Researchers from The University of Queensland have found women can retain the benefits of exercise during their 20s, going on to have better heart health later in life.
NHMRC Emerging Leadership Fellow Dr Gregore Iven Mielke and Professor Gita Mishra from UQ’s School of Public Health analysed longitudinal data from 479 women who reported their physical activity levels every three years from their early 20s to their mid-40s.
“We wanted to explore whether women could ‘grow’ their physical activity, like bank savings, for enhanced cardiovascular health,” Dr Mielke said.
“It appears they can.
“Women in their 40s who’d been the most active in young adulthood had a resting heart rate, on average, of around 72 beats per minute (bpm).
“That’s compared to around 78 bpm for the women who’d been the least active from their 20s to 40s.”
Dr Mielke said while the difference may seem small, previous studies suggested an increase in resting heart rate of even 1 bpm was associated with increased mortality.
“A lower resting heart rate usually means your heart is working more efficiently and as it should be,” he said.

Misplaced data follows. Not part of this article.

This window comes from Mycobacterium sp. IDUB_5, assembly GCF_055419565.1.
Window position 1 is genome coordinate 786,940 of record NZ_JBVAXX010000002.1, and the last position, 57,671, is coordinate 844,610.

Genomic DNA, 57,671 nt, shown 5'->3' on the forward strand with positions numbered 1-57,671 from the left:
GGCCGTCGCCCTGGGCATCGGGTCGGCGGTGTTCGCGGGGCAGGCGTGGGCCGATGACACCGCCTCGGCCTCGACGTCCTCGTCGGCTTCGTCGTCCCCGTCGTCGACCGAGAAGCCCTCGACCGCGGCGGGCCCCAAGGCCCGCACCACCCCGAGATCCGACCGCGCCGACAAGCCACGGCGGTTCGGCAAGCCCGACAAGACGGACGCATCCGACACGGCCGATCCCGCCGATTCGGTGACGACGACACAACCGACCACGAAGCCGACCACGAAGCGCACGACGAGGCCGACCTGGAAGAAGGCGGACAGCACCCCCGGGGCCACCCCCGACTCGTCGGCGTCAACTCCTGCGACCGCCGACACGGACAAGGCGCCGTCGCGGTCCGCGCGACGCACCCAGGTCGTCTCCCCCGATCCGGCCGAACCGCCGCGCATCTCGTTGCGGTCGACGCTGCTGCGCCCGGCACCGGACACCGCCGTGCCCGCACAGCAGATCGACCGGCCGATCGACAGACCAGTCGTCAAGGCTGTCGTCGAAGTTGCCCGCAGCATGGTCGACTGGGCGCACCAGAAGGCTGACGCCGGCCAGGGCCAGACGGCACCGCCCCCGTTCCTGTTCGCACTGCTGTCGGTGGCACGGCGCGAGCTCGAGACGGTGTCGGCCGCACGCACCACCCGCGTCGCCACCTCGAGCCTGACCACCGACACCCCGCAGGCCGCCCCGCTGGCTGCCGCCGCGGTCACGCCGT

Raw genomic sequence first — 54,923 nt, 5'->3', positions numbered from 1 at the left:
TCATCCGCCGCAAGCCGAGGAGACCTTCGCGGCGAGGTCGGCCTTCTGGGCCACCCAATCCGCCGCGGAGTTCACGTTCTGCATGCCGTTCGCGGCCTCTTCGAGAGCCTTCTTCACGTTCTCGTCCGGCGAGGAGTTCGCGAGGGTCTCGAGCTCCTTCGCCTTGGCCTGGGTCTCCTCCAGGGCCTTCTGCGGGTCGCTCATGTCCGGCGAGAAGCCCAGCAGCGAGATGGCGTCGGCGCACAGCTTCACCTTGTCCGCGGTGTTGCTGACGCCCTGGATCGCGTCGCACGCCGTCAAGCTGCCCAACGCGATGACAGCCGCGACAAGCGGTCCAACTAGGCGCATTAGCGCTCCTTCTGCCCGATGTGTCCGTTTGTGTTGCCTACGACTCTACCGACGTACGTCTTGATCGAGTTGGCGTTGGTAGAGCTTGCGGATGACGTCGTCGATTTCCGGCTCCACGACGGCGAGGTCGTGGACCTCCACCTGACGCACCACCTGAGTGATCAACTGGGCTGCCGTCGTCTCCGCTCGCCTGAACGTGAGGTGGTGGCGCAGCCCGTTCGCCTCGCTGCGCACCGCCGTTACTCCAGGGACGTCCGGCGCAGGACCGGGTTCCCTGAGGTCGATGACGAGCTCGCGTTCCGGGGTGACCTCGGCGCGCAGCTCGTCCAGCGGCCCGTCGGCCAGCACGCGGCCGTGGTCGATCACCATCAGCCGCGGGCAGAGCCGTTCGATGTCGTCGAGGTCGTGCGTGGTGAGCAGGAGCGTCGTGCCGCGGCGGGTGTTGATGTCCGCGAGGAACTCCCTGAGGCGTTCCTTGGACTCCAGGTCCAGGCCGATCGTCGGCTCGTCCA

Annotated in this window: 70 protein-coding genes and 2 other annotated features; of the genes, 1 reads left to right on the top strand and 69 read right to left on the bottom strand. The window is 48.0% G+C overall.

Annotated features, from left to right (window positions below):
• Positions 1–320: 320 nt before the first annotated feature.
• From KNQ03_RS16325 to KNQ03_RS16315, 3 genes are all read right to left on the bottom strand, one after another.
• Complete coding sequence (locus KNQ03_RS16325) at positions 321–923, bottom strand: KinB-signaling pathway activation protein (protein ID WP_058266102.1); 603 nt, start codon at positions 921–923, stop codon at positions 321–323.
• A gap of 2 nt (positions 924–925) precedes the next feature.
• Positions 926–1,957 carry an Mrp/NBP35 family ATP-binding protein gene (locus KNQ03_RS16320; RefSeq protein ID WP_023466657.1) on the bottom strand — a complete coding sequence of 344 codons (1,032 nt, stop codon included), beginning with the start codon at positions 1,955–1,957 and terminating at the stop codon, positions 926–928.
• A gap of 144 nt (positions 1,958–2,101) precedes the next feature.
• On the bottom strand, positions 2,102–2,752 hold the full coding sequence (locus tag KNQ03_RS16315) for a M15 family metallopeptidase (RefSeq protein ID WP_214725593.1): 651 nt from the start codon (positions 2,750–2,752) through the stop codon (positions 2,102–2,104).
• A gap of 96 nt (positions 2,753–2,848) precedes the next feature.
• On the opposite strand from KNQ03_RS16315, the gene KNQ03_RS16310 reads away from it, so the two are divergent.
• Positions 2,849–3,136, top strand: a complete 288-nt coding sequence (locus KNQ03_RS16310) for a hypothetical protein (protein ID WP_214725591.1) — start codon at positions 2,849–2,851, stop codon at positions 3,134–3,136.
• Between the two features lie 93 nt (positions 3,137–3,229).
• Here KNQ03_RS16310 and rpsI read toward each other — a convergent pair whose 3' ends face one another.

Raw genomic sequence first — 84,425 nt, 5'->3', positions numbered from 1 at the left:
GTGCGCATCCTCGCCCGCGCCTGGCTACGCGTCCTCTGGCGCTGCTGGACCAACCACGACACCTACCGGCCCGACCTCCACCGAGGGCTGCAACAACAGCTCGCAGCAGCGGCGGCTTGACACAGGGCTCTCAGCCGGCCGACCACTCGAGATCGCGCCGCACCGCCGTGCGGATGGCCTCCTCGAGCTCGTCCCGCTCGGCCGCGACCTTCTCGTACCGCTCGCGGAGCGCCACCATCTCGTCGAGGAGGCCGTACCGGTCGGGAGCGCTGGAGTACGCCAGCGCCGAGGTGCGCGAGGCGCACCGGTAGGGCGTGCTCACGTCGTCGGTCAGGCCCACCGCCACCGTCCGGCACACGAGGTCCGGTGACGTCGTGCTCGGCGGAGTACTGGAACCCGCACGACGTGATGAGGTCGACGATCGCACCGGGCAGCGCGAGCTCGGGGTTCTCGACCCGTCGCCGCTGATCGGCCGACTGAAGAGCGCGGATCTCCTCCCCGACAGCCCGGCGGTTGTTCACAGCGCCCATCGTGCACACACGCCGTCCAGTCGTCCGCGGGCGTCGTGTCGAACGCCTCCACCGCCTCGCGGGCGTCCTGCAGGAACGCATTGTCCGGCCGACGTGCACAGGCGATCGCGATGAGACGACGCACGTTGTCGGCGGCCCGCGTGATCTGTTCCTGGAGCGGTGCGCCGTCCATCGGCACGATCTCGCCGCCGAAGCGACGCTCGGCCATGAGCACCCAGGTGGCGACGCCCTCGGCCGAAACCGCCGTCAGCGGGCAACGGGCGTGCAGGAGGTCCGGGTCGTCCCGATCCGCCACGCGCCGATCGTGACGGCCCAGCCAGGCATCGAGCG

“These findings suggest that regular physical activity, irrespective of timing, appears to provide cardiovascular health benefits for women before the transition to menopause.
“It shows us that public health initiatives should be promoting an active lifestyle for women in their 20s and 30s, with the positive health impact still being evident later in life.”
The researchers said knowing more about the potential effects of accumulating physical activity was important.
"Especially for women, as pregnancy and childbearing drastically impact on levels of physical activity,” Dr Mielke said.
“Few other studies have used life course epidemiology models to explore the extent to which accumulating physical activity throughout life is important for preventing diseases.”
The research was conducted in collaboration with UQ’s Dr Jenny Doust and Dr Hsiu-Wen Chan.
The study used data from the Menarche-to-PreMenopause study, a sub-study of the Australian Longitudinal Study on Women’s Health (ALSWH) exploring the health of 57,000 women for more than 20 years.
The ASLWH receives funding from the Australian Government’s Department of Health and Aged Care.
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